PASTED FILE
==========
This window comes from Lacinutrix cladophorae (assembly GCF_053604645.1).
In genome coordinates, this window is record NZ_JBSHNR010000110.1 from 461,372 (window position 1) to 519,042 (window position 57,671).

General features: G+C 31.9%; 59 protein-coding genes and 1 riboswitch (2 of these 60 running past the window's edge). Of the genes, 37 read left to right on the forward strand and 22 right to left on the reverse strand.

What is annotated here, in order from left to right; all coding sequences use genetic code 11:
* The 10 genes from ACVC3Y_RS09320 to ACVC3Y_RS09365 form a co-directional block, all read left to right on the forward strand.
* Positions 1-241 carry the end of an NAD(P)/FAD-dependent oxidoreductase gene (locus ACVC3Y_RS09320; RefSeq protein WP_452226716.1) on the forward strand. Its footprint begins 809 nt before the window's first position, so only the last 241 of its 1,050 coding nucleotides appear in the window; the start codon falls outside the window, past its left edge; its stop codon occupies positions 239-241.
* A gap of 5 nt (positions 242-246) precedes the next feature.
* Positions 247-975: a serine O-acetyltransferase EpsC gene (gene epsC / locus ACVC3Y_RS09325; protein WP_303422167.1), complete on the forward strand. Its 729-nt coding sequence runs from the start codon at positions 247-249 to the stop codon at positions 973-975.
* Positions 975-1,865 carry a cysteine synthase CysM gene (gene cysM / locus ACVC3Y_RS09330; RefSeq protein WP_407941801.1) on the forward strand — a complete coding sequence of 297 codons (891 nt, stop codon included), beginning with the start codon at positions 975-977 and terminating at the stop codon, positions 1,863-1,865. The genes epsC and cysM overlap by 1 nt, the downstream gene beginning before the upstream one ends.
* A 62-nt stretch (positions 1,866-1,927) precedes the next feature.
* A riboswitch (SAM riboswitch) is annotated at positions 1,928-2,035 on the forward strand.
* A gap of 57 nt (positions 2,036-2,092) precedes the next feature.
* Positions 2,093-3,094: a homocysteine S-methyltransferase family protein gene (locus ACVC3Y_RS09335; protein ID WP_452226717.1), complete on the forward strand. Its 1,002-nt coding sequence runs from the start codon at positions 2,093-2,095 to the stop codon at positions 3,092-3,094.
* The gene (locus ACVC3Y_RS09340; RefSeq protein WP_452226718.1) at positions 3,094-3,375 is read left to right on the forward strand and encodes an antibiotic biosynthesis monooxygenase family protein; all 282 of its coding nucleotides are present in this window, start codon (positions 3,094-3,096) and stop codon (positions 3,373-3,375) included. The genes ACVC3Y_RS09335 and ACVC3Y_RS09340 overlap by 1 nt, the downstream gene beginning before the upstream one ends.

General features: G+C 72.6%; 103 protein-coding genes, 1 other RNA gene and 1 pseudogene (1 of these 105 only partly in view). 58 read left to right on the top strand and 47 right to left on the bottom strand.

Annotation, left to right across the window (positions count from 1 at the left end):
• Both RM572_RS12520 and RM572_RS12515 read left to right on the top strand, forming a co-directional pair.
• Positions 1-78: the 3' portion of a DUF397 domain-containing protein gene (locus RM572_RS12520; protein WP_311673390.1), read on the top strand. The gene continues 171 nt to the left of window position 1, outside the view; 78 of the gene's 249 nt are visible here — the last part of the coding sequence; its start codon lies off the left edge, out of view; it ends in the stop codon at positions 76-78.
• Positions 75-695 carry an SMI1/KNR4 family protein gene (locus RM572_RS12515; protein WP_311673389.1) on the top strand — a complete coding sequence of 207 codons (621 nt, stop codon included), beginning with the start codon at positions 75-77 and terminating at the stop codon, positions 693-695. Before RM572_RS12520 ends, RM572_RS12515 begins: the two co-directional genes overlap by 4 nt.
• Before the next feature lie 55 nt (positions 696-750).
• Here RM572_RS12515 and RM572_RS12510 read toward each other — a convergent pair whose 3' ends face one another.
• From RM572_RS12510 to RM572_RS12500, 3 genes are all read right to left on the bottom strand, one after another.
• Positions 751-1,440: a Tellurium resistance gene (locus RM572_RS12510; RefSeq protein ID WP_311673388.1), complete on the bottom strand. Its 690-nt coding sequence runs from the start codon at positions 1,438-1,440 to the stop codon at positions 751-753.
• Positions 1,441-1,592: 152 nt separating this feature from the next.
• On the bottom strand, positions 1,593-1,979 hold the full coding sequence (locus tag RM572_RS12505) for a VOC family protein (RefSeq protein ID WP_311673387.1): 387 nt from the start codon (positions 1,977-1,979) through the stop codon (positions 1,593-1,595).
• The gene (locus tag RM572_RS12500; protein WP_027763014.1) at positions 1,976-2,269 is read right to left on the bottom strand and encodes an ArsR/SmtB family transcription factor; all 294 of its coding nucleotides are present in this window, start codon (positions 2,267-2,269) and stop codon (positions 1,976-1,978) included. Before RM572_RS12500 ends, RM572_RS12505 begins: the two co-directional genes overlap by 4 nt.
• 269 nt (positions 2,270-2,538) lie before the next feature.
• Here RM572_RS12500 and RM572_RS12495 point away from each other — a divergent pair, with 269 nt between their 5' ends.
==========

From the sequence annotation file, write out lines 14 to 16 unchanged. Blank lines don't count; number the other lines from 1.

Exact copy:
* The gene (locus ACVC3Y_RS09340; RefSeq protein WP_452226718.1) at positions 3,094-3,375 is read left to right on the forward strand and encodes an antibiotic biosynthesis monooxygenase family protein; all 282 of its coding nucleotides are present in this window, start codon (positions 3,094-3,096) and stop codon (positions 3,373-3,375) included. The genes ACVC3Y_RS09335 and ACVC3Y_RS09340 overlap by 1 nt, the downstream gene beginning before the upstream one ends.

General features: G+C 72.6%; 103 protein-coding genes, 1 other RNA gene and 1 pseudogene (1 of these 105 only partly in view). 58 read left to right on the top strand and 47 right to left on the bottom strand.

Annotation, left to right across the window (positions count from 1 at the left end):